Allan Rock says deans will receive full training
Mireille Gervais, director of the Student Federation of the University of Ottawa (SFUO) Student Rights’ Centre (SRC), has raised concerns about the amount of training regarding sexual violence on campus that members of the upper administration are receiving.
Last year the Task Force on Respect and Equality made ten recommendations to the university to promote respectful behaviour and prevent sexual violence and harassment on campus. U of O president Allan Rock announced at a press conference on Jan. 30 that the university would adopt all of them.
One of the recommendations made was to have “all members of the senior administration participate in awareness training by Fall 2015,” as well as arrange for the delivery of harassment and sexual violence training to a variety of specified groups.
So far members of the university’s upper-administration haven’t received any training regarding sexual harassment and assault complaints.
Gervais wrote in an email to members of the upper-administration that she participated in the training developed for several groups on campus, which although scheduled for the full two hours, wasn’t enough time to cover all the material.
She said she had been informed that the upper-administration would be receiving a condensed one-hour training session in November.
“In my opinion, this does not illustrate better leadership commitment on the part of the university administration,” wrote Gervais in the email, pointing out that deans are often the ones in charge of investigating complaints of sexual harassment or assault.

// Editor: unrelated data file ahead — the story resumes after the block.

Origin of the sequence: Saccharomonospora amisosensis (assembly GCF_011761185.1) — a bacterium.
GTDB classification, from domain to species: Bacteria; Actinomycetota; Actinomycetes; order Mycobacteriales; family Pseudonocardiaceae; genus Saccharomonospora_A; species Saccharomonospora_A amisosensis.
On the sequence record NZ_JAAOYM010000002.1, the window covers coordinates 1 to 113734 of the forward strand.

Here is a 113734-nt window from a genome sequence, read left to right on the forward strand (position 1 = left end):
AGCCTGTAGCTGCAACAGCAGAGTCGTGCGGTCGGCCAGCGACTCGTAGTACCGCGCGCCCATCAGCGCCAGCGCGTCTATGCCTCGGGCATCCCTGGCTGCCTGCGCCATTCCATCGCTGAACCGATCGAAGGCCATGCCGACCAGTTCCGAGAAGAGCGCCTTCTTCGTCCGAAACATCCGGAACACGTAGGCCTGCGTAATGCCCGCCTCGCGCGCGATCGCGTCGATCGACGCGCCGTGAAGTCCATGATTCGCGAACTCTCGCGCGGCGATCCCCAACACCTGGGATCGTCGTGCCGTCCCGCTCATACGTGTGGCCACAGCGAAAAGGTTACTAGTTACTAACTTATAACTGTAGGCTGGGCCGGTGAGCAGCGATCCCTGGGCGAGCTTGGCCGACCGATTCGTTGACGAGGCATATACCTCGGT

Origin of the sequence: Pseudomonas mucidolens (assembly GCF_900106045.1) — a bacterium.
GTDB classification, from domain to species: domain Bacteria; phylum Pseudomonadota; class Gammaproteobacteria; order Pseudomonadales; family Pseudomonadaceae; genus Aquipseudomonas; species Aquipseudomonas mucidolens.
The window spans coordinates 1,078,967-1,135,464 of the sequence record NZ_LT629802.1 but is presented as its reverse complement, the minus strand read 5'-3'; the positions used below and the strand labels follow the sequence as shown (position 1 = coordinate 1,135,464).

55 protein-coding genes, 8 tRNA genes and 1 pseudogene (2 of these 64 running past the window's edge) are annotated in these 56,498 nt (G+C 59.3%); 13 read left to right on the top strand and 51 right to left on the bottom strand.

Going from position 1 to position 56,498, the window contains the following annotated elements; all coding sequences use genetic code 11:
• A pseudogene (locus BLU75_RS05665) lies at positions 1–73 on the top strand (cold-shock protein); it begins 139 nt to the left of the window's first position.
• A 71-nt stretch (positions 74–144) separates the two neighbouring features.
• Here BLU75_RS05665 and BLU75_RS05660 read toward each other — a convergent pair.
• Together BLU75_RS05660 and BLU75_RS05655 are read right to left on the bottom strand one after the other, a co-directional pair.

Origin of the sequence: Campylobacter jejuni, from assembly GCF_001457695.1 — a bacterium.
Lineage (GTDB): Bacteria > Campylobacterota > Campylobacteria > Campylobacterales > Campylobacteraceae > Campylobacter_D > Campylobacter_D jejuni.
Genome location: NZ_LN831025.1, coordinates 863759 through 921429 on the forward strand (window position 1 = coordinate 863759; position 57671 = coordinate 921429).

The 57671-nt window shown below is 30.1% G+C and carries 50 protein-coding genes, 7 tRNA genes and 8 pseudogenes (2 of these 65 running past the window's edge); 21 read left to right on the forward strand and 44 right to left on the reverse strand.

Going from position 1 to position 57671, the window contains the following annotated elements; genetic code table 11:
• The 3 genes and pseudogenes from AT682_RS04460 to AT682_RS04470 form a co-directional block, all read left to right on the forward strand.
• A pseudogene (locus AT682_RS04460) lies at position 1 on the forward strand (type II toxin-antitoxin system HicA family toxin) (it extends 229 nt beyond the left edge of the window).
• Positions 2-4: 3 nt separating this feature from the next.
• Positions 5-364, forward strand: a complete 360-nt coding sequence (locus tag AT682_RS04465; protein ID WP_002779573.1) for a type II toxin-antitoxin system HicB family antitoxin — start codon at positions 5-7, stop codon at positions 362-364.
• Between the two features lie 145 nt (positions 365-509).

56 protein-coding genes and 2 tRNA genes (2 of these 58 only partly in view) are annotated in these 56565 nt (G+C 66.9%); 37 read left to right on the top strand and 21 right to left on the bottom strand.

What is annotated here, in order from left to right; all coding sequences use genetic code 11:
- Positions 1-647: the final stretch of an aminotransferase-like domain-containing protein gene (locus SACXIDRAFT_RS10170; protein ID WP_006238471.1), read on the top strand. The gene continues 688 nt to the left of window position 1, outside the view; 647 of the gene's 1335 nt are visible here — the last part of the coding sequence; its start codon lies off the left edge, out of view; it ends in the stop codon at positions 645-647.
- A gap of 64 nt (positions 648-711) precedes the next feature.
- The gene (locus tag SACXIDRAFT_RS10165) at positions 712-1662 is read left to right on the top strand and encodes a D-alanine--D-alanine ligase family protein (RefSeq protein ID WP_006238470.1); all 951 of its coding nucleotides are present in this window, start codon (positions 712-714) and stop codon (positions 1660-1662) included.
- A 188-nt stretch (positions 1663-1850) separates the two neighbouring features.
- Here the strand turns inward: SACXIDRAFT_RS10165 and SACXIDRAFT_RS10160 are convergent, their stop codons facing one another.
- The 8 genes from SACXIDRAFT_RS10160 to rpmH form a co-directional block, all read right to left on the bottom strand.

“The training stresses the importance of considering power (differentials) when discussing sexual violence. Considering that the upper administration, including the deans, holds the most power within our hierarchical structure, in my view, your training should be twice as long rather than twice as short,” she wrote.
“To me that was like the ultimate sign of lip service where a lot of members of the community and their staff are working really hard on the issue, yet they themselves in their position of leadership aren’t dedicating the same time,” said Gervais in an interview with the Fulcrum.
Rock did respond to Gervais’ email, confirming that members of the U of O’s upper administration will receive the same two hour training offered to others on campus at a Nov. 24 meeting
“Mireille Gervais raised a good point,” said Rock in a Nov. 3 interview with the Fulcrum. “Because of scheduling with the deans and the senior administration, we had taken two hour training and squeezed it down to one hour.”
Gervais says the SRC sees many complaints from students which end up being investigated by the deans, but they “lack training, specifically in relation to anything related to human rights, including sexual violence.”
“So knowing that they were going to receive an even shorter training than the rest of the community was really worrying for me,” she said.
However, deans specifically will be receiving additional training once the new sexual violence policy is in place is approved, wrote Rock in his email, as per the Task Force’s recommendations.
As Rock pointed out, deans won’t be in charge of investigating complaints of sexualized violence much longer. The Task Force recommended in its report that the university remove “deans as ‘competent authorities’ in presiding over cases of harassment and sexual violence.”
However before they can do so, said Rock, the university will have to negotiate changes to the collective agreement with the Association of Professors of the University of Ottawa.
The process will also be evaluated by an external reviewer, wrote Rock, seeking to determine the “relevance and suitability of the training.”
“Ongoing” training is vital to the process, according to Gervais. “I think that it’s something that needs to be done consistently and constantly and so I hope that with the plan that Allan Rock listed they’ll continue to take it seriously.”